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East of England Ambulance Trust (EEAST) – A service in crisis

Once again, the East of England Ambulance Trust (EEAST) is making the headlines for all the wrong reasons. Speaking in the House of Commons last week, North Norfolk MP - Norman Lamb - raised a number of concerns about EEAST, after he met with a senior whistle-blower within the trust.


Once again, the East of England Ambulance Trust (EEAST) is making the headlines for all the wrong reasons. Speaking in the House of Commons last week, North Norfolk MP - Norman Lamb - raised a number of concerns about EEAST, after he met with a senior whistle-blower within the trust.

The whistle-blower had provided him with a detailed dossier, detailing 40 incidents where patients had been caused harm due to delays. Beyond the list, there was a further 120 incidents of patient harm, with potentially up to 81 patient deaths over the Christmas and New Year period.

Since last week, Dr Tom Davis, Medical Director of the East of England Ambulance Service (EEAS) says Mr Lamb’s claim that 81 patients died after ambulance delays, “don’t match” his figures. So, who is to be believed? And what does this mean for patient safety?

Currently the trust is investigating 22 “serious case”, 12 involving patients who had died. Significantly lower figures to the one revealed by the whistle-blower. Norman Lamb MP has urged the NHS to release accurate data, arguing, “The whole idea of publishing data is to make it easier to hold organisations accountable.” Without honesty and transparency when things go wrong, how can NHS managers learn from mistakes and ensure they never happen again?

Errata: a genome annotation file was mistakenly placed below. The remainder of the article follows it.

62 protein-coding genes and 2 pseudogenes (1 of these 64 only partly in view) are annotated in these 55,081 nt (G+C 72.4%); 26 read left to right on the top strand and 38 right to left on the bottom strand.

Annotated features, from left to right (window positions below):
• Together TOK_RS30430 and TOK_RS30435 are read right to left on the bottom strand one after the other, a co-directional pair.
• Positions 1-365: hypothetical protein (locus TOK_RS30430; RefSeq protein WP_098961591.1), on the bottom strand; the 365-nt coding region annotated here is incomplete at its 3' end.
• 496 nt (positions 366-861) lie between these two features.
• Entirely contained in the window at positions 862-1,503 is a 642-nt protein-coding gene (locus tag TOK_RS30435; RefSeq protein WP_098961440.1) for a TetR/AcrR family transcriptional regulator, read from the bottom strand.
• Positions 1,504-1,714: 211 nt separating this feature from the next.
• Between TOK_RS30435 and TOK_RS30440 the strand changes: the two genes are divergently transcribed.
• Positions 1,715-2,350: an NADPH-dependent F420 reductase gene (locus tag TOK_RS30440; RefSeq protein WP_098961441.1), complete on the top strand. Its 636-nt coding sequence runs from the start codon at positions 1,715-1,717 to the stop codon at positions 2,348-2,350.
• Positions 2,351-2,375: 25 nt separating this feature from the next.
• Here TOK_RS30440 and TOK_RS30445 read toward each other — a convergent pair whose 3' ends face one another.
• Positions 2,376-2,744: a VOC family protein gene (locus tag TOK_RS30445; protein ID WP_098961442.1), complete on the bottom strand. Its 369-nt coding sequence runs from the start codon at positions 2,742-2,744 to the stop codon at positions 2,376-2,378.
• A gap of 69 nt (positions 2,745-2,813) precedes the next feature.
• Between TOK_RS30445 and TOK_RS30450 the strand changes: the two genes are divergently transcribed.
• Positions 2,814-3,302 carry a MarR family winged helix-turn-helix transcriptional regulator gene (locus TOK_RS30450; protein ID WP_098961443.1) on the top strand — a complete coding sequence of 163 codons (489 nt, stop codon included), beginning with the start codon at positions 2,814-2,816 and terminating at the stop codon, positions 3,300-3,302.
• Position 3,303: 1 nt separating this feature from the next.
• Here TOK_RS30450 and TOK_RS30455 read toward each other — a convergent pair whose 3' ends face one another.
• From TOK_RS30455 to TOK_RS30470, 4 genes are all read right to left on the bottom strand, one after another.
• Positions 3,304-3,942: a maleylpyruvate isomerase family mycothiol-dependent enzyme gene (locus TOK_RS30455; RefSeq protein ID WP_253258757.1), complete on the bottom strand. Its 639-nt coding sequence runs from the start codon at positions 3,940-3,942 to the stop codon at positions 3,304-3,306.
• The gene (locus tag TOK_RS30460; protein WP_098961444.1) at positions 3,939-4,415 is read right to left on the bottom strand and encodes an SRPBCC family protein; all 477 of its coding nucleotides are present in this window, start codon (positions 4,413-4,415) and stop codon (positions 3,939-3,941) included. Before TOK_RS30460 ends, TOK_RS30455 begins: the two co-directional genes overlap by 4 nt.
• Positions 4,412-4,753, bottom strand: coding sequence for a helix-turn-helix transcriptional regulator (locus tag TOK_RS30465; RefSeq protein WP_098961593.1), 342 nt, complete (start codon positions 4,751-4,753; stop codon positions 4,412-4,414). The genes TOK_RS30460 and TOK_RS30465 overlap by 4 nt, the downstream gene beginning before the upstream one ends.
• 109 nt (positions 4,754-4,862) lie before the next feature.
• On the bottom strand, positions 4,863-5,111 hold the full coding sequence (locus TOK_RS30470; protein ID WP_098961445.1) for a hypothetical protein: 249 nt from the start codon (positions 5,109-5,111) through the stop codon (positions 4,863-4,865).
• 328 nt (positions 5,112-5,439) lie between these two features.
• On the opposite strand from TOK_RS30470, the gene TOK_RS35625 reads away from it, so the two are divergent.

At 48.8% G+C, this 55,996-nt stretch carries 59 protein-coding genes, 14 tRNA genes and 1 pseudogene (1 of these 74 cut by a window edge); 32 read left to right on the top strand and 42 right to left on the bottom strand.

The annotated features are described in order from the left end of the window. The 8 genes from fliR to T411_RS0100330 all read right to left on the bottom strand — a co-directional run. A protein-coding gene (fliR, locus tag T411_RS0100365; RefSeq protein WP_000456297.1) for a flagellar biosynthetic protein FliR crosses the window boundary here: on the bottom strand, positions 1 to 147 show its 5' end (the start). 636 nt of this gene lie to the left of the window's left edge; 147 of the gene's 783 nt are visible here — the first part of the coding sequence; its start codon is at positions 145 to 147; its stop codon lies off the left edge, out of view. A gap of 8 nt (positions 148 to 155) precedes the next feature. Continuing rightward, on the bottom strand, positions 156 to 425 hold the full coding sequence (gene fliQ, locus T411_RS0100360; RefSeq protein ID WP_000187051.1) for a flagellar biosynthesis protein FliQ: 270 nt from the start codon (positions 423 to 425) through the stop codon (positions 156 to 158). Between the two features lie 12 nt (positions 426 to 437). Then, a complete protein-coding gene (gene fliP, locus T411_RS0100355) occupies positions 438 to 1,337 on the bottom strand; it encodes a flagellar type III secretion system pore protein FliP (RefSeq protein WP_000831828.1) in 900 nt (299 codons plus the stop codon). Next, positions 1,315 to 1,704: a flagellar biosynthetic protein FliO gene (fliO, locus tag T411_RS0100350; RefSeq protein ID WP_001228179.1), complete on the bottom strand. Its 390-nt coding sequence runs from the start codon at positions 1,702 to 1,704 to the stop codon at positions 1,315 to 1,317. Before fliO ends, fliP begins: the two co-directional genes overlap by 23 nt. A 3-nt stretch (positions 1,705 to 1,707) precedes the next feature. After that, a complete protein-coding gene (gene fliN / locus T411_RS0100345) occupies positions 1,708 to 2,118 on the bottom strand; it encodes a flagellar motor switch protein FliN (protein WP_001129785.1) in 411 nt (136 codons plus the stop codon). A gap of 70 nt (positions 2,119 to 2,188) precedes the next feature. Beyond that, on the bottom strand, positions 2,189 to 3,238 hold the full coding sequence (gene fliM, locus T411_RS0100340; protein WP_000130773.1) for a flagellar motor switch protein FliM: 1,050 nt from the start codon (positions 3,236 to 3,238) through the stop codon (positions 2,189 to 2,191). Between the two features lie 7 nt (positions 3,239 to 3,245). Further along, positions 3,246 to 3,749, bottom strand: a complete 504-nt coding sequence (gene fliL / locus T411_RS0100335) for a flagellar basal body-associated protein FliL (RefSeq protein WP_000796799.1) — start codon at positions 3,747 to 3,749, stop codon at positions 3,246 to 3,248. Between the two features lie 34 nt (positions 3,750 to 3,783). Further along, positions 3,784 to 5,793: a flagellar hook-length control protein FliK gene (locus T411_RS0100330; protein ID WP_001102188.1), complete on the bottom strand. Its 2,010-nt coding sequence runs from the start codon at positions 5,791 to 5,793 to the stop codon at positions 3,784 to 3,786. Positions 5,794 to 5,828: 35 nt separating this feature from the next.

The majority of our clinical negligence clients tell us that the reason they bring their claims is not for compensation, but to ensure that lessons can be learnt to ensure the mistake that affected them isn’t repeated. This is a message that appears to be getting lost in much of the media reporting on the NHS funding crisis.

We recently represented the family of Jeanette Charity at an Inquest in Norfolk’s Coroners Court. Jeanette died when her call to emergency services was mishandled, resulting in her waiting 2 hours for an ambulance, rather than the target 8 minutes. Her family believe she would have survived with a faster response; and intend to pursue civil action.

Cases involving the ambulance service are becoming more frequent. You may have a case if a call to 999 involved a delay in paramedics reaching you or a loved one, which resulted in a delay in treatment or diagnosis. Errors such as these can lead to physical injuries, psychological problems and in the most severe of cases, death.

Our expert solicitors have experience of dealing with similar claims and understand the devastating impact negligence by the emergency services can have on you and your family.

If you think you have a claim, please contact us on 01603 877000.

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